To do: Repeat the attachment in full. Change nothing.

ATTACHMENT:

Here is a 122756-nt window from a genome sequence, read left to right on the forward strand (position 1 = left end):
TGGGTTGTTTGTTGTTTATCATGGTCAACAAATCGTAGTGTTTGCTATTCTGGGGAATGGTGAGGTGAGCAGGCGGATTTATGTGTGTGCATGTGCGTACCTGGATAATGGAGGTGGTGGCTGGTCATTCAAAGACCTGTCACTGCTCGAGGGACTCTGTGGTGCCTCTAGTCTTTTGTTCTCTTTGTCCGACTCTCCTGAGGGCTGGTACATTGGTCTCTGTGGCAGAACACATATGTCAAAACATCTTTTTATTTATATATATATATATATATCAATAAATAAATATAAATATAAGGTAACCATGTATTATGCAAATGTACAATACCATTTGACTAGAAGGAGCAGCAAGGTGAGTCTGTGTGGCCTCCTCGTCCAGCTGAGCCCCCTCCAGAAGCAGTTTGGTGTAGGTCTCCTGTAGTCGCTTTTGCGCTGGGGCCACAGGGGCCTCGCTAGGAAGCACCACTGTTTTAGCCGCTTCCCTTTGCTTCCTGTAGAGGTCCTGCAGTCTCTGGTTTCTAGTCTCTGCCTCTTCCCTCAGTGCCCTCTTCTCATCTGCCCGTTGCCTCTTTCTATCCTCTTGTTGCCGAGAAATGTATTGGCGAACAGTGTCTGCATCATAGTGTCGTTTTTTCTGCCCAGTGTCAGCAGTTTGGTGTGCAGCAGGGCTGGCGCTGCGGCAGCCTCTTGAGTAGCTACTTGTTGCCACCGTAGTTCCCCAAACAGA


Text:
Here is a 122756-nt window from a genome sequence, read left to right on the forward strand (position 1 = left end):
TGGGTTGTTTGTTGTTTATCATGGTCAACAAATCGTAGTGTTTGCTATTCTGGGGAATGGTGAGGTGAGCAGGCGGATTTATGTGTGTGCATGTGCGTACCTGGATAATGGAGGTGGTGGCTGGTCATTCAAAGACCTGTCACTGCTCGAGGGACTCTGTGGTGCCTCTAGTCTTTTGTTCTCTTTGTCCGACTCTCCTGAGGGCTGGTACATTGGTCTCTGTGGCAGAACACATATGTCAAAACATCTTTTTATTTATATATATATATATATATCAATAAATAAATATAAATATAAGGTAACCATGTATTATGCAAATGTACAATACCATTTGACTAGAAGGAGCAGCAAGGTGAGTCTGTGTGGCCTCCTCGTCCAGCTGAGCCCCCTCCAGAAGCAGTTTGGTGTAGGTCTCCTGTAGTCGCTTTTGCGCTGGGGCCACAGGGGCCTCGCTAGGAAGCACCACTGTTTTAGCCGCTTCCCTTTGCTTCCTGTAGAGGTCCTGCAGTCTCTGGTTTCTAGTCTCTGCCTCTTCCCTCAGTGCCCTCTTCTCATCTGCCCGTTGCCTCTTTCTATCCTCTTGTTGCCGAGAAATGTATTGGCGAACAGTGTCTGCATCATAGTGTCGTTTTTTCTGCCCAGTGTCAGCAGTTTGGTGTGCAGCAGGGCTGGCGCTGCGGCAGCCTCTTGAGTAGCTACTTGTTGCCACCGTAGTTCCCCAAACAGA